Marula makes a real difference 2016-11-22T08:30:23+00:00

Project Description

Chivi and Mwenezi lie in south-central Zimbabwe. It is a semi-arid area; annual rainfall is low (around 500-600 mm) and erratic, and soils are poor and prone to erosion.

Although considered unsuitable for dry land cropping, smallholder farmers grow drought-tolerant varieties of maize, sorghum, pearl and finger millet, and some cash crops such as cotton, groundnuts and round nuts. Often harvests are inadequate.

The key to food security is the capacity of households to earn enough cash to purchase food throughout the year.

The opportunities for employment are varied. They include local casual work, seasonal farm work for better-off households, farm work on plantations and estates, and temporary or permanent jobs in the mines in the area, or towns within Zimbabwe and South Africa. A number of rivers provide irrigation, gold panning and some fishing opportunities.

Nonetheless, this is an area of chronic poverty and food insecurity.

There is an abundance of marula trees in Chivi and Mwenezi though! Marula grows in the driest, remotest and least agriculturally productive areas of Zimbabwe. Wherever it grows, it is venerated and preserved by local people for the abundance and reliable harvest of its edible fruits.

BIZ has been partnering with local women in Chivi and Mwenezi since 2012, helping them add value to the fruits and find markets for their products. They receive training on how to collect marula fruit, decorticate the nut, extract marula oil, and produce marula nut butter.

Vongai (39) from ward 16 in Chivi district joined the project at the start. She explains: “I wake up early to pick freshly fallen fruit, probably all from 1 tree. Once home, I remove the yellow skin and squeeze the juice into a container, separating out the nuts. Sometimes when I mean business I use a mortar and pestle to pound the fruit. The juice makes a delicious drink for my family. When I leave it for more than a day, it becomes beer, which I use to hire labour or sell to get a few dollars. I spread out the clean nuts just behind my hut and leave them to dry for a couple of weeks. I then place my 2 rocks on a clean sack, sit on my grass mat and crack the nuts, patiently plucking out the kernels. A day of cracking gives me enough money for at least 2 meals for my whole family; I’m proud to be such a business woman.” Vongai’s life changed for the better when she began cracking nuts from the local marula trees and selling kernels. She manages to pay school fees and buy books for her 3 children now. She also bought 3 goats, blankets, kitchen pots and even built a better house with zinc roofing. “I’m planning to build another house to rent out after the next season. I am now a homeowner with plans for expansion, which will generate more money. I have learnt that it is important to preserve marula trees for the women who come after me.”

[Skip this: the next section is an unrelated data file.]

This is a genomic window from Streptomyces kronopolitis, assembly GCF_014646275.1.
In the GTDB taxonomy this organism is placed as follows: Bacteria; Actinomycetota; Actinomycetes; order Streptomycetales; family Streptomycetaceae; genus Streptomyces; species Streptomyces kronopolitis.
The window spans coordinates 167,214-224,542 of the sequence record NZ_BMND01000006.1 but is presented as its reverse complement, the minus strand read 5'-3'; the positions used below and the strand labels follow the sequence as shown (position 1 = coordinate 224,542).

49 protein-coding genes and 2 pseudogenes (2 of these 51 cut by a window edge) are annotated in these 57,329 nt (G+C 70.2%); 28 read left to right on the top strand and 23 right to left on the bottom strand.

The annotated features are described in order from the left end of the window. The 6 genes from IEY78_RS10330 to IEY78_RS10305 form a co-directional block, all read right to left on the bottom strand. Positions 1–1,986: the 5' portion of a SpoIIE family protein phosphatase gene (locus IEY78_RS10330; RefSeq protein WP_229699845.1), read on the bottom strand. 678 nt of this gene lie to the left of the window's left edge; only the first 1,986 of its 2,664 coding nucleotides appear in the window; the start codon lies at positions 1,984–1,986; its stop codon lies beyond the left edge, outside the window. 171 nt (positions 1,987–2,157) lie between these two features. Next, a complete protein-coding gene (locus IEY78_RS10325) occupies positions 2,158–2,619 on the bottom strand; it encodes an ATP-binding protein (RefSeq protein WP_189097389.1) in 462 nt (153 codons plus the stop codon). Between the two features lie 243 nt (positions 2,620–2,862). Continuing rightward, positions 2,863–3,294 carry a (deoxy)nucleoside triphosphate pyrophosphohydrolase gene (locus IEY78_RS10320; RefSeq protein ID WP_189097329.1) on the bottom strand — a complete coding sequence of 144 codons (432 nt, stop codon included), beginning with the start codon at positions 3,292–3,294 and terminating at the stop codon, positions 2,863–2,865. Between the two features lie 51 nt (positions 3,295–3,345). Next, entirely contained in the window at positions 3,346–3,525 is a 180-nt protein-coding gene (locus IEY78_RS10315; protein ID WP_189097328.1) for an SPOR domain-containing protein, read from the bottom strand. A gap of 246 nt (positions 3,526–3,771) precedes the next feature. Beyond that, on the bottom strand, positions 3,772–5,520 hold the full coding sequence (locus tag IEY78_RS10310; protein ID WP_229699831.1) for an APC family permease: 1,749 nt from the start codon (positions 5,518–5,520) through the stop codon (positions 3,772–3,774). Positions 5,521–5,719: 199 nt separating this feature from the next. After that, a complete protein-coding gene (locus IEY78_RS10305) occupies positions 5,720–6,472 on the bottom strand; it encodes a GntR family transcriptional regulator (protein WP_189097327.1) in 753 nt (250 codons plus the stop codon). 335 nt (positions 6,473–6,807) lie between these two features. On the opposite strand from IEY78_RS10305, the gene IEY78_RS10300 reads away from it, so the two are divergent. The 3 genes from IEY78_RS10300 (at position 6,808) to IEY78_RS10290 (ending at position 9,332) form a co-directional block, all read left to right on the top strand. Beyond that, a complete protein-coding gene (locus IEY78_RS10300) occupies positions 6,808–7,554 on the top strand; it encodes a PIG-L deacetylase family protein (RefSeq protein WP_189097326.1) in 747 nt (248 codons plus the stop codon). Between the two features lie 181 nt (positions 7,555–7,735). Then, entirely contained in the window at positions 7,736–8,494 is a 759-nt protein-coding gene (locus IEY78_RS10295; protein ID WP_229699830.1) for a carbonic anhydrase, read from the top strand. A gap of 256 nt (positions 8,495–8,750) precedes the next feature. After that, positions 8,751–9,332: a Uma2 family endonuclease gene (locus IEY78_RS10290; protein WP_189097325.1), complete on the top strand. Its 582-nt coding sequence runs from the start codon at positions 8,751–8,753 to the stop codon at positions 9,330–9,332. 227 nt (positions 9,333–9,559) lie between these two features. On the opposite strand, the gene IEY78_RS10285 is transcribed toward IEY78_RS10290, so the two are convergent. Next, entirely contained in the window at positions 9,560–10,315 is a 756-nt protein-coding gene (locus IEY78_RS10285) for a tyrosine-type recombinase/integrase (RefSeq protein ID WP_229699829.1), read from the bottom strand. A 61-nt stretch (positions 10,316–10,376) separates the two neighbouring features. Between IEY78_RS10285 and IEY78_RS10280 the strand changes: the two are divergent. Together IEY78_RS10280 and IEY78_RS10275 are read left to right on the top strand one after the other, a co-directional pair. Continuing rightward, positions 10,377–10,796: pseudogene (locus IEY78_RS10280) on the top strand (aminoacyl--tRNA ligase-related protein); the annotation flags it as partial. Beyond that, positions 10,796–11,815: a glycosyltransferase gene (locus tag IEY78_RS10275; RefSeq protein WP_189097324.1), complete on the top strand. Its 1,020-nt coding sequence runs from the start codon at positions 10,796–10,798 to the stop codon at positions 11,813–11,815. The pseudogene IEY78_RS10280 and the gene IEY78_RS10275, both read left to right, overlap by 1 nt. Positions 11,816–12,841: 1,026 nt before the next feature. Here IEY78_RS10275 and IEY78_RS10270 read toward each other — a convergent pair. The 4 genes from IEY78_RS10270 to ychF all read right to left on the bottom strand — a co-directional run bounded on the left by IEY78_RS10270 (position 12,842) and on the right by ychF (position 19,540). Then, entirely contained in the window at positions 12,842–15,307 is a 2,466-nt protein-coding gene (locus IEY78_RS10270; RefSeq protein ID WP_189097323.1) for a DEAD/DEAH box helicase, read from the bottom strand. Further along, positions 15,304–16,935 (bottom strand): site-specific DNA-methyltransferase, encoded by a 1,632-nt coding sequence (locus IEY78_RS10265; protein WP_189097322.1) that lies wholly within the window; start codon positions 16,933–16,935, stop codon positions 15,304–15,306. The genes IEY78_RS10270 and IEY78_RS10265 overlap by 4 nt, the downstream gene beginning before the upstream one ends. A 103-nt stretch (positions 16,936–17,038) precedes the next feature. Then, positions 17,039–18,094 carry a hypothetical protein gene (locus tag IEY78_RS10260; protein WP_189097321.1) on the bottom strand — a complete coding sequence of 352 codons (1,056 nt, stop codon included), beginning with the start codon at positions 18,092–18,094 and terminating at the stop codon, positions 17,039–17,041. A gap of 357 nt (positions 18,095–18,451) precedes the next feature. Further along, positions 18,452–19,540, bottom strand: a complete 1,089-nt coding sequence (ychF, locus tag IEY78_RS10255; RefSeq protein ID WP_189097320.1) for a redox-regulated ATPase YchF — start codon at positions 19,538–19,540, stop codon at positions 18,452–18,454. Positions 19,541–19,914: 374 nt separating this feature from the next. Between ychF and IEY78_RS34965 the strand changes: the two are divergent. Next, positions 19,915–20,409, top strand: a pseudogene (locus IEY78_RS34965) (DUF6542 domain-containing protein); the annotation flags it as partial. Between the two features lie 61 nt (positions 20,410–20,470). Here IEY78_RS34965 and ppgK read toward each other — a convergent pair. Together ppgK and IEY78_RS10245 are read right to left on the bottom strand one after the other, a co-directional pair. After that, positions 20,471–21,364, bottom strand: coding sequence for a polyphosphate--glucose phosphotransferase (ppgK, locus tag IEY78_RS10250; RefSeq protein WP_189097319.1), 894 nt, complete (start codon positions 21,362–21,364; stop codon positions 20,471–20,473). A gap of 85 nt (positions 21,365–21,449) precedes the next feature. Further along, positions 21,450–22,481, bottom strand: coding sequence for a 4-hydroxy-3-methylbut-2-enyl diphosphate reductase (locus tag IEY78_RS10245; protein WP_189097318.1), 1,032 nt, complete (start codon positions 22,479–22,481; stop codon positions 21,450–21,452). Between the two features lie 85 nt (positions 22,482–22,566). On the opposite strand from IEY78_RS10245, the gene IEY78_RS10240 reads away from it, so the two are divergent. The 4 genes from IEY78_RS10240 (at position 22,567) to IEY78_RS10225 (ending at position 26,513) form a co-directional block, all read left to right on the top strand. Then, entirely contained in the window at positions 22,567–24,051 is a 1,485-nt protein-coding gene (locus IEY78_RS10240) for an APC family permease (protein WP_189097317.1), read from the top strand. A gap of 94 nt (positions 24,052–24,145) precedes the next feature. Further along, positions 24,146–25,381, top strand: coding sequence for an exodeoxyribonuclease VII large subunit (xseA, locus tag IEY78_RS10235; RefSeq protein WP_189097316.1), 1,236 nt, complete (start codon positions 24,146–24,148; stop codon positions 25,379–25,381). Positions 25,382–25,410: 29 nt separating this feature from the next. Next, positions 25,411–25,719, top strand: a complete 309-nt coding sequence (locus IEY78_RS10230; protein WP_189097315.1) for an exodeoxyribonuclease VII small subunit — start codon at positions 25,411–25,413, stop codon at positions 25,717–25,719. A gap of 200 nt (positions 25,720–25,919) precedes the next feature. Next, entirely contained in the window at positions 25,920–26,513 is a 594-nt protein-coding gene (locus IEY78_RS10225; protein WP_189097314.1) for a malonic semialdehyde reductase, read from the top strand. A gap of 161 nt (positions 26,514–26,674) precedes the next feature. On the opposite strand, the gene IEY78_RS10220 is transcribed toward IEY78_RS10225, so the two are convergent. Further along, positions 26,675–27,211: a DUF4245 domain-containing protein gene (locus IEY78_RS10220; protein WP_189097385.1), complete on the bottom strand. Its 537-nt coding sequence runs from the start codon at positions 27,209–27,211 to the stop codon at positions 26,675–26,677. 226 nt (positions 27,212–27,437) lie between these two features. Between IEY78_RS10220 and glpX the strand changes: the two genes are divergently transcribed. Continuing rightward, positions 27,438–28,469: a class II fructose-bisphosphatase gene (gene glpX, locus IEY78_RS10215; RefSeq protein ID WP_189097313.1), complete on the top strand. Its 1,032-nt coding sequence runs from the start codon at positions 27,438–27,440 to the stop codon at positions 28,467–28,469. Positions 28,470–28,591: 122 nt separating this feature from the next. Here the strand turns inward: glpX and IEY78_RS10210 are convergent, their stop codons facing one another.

Nelia (58), Marinda Village, Mwenezi district, used to grow vegetables, but never had enough to buy food for her 5 grandchildren. In 2014, she started selling marula kernels. With the money she can now buy food, pay for school fees and even shoes and school uniforms. “BIZ taught us to put value in marula kernels that we thought were valueless. We are a resettled family and we did not enjoy homemade marula butter so much and we had a hard time surviving on it. Now we can sell kernels and buy our favourite peanut butter!”